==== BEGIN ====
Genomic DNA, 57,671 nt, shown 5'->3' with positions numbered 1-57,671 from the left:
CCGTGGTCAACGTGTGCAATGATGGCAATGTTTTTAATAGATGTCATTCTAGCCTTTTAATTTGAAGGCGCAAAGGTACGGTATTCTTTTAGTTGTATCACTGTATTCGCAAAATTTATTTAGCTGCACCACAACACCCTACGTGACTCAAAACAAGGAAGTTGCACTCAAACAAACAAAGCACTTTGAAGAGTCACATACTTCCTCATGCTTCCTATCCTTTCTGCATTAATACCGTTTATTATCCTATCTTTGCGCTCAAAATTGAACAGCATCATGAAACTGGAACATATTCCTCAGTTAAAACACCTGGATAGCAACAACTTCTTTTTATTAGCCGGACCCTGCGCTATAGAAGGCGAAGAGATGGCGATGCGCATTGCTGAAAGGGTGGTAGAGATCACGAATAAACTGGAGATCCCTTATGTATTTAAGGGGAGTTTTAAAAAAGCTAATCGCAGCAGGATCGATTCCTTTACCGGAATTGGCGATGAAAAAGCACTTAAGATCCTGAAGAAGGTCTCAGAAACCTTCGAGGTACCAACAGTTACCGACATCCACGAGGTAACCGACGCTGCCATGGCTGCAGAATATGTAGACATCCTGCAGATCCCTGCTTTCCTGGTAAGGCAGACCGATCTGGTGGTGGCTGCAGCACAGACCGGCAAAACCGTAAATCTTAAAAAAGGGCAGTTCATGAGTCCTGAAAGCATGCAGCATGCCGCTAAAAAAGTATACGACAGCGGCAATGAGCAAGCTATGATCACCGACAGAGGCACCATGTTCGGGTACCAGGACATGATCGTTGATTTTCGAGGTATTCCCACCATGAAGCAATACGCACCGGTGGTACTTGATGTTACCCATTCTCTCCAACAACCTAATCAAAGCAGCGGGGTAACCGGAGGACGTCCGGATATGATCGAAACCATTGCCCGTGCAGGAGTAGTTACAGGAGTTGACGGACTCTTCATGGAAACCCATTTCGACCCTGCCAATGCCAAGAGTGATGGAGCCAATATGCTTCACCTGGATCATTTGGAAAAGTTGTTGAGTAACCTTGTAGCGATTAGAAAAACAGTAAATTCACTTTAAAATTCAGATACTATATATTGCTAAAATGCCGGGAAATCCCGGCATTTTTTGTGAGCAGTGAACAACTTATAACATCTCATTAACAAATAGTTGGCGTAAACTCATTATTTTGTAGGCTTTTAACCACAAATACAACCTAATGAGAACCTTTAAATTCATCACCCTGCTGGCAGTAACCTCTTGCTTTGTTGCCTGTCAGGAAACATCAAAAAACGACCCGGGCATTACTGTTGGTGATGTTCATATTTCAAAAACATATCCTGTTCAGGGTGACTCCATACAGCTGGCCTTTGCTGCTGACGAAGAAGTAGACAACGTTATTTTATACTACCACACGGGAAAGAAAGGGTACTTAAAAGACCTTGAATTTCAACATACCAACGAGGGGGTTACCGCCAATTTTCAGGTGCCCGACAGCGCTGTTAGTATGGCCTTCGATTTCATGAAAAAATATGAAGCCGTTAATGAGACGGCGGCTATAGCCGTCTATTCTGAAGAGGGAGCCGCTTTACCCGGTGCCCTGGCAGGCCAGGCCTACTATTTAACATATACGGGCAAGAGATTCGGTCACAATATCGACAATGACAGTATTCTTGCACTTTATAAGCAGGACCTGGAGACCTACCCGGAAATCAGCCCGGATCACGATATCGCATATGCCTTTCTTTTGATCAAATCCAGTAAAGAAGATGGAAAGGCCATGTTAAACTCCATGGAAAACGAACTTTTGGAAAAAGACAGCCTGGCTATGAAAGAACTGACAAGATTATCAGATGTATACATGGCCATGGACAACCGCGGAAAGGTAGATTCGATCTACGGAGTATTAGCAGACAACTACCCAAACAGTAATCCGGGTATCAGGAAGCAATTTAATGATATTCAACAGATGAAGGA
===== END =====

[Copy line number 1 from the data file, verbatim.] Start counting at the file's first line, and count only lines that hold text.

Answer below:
Genomic DNA, 57,671 nt, shown 5'->3' with positions numbered 1-57,671 from the left: